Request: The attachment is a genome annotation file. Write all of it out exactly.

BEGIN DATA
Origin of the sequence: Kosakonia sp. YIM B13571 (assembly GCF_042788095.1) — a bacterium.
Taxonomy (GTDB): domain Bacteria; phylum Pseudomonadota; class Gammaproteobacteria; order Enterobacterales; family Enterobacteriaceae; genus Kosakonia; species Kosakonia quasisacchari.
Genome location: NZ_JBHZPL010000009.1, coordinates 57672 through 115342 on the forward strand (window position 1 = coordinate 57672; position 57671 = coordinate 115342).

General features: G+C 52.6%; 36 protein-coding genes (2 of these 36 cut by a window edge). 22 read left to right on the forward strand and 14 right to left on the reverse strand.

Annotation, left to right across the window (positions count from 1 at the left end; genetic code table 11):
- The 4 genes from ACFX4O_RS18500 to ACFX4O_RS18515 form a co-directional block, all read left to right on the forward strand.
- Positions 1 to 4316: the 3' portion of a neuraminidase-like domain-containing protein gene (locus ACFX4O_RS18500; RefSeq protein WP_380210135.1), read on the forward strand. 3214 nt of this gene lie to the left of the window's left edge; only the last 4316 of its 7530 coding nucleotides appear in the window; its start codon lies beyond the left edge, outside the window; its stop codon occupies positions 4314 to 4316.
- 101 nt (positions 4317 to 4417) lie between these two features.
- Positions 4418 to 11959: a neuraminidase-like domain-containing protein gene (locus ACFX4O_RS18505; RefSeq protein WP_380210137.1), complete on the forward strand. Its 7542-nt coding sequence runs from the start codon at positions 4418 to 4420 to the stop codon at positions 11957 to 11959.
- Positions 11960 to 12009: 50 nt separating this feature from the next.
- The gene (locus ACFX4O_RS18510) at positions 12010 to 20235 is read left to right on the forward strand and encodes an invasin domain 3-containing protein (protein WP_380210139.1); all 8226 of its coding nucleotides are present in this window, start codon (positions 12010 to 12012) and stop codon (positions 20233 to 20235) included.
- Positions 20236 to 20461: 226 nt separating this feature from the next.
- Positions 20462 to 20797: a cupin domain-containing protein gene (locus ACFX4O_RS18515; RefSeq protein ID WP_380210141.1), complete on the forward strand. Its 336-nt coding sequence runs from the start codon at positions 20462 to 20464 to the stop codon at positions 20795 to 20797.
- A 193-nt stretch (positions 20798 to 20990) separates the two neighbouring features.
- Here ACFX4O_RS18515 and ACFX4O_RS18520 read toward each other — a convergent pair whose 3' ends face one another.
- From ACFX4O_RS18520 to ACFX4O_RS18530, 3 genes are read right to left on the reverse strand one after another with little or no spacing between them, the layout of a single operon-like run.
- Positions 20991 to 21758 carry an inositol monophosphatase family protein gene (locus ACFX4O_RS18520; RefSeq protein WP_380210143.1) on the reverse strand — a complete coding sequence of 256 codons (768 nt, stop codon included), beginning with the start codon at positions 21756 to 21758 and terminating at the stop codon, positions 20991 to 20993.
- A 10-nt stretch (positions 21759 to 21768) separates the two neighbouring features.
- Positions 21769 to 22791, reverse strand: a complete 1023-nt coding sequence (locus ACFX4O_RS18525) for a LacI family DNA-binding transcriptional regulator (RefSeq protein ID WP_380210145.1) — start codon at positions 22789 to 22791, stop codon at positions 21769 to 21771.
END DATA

Origin of the sequence: Kosakonia sp. YIM B13571 (assembly GCF_042788095.1) — a bacterium.
Taxonomy (GTDB): domain Bacteria; phylum Pseudomonadota; class Gammaproteobacteria; order Enterobacterales; family Enterobacteriaceae; genus Kosakonia; species Kosakonia quasisacchari.
Genome location: NZ_JBHZPL010000009.1, coordinates 57672 through 115342 on the forward strand (window position 1 = coordinate 57672; position 57671 = coordinate 115342).

General features: G+C 52.6%; 36 protein-coding genes (2 of these 36 cut by a window edge). 22 read left to right on the forward strand and 14 right to left on the reverse strand.

Annotation, left to right across the window (positions count from 1 at the left end; genetic code table 11):
- The 4 genes from ACFX4O_RS18500 to ACFX4O_RS18515 form a co-directional block, all read left to right on the forward strand.
- Positions 1 to 4316: the 3' portion of a neuraminidase-like domain-containing protein gene (locus ACFX4O_RS18500; RefSeq protein WP_380210135.1), read on the forward strand. 3214 nt of this gene lie to the left of the window's left edge; only the last 4316 of its 7530 coding nucleotides appear in the window; its start codon lies beyond the left edge, outside the window; its stop codon occupies positions 4314 to 4316.
- 101 nt (positions 4317 to 4417) lie between these two features.
- Positions 4418 to 11959: a neuraminidase-like domain-containing protein gene (locus ACFX4O_RS18505; RefSeq protein WP_380210137.1), complete on the forward strand. Its 7542-nt coding sequence runs from the start codon at positions 4418 to 4420 to the stop codon at positions 11957 to 11959.
- Positions 11960 to 12009: 50 nt separating this feature from the next.
- The gene (locus ACFX4O_RS18510) at positions 12010 to 20235 is read left to right on the forward strand and encodes an invasin domain 3-containing protein (protein WP_380210139.1); all 8226 of its coding nucleotides are present in this window, start codon (positions 12010 to 12012) and stop codon (positions 20233 to 20235) included.
- Positions 20236 to 20461: 226 nt separating this feature from the next.
- Positions 20462 to 20797: a cupin domain-containing protein gene (locus ACFX4O_RS18515; RefSeq protein ID WP_380210141.1), complete on the forward strand. Its 336-nt coding sequence runs from the start codon at positions 20462 to 20464 to the stop codon at positions 20795 to 20797.
- A 193-nt stretch (positions 20798 to 20990) separates the two neighbouring features.
- Here ACFX4O_RS18515 and ACFX4O_RS18520 read toward each other — a convergent pair whose 3' ends face one another.
- From ACFX4O_RS18520 to ACFX4O_RS18530, 3 genes are read right to left on the reverse strand one after another with little or no spacing between them, the layout of a single operon-like run.
- Positions 20991 to 21758 carry an inositol monophosphatase family protein gene (locus ACFX4O_RS18520; RefSeq protein WP_380210143.1) on the reverse strand — a complete coding sequence of 256 codons (768 nt, stop codon included), beginning with the start codon at positions 21756 to 21758 and terminating at the stop codon, positions 20991 to 20993.
- A 10-nt stretch (positions 21759 to 21768) separates the two neighbouring features.
- Positions 21769 to 22791, reverse strand: a complete 1023-nt coding sequence (locus ACFX4O_RS18525) for a LacI family DNA-binding transcriptional regulator (RefSeq protein ID WP_380210145.1) — start codon at positions 22789 to 22791, stop codon at positions 21769 to 21771.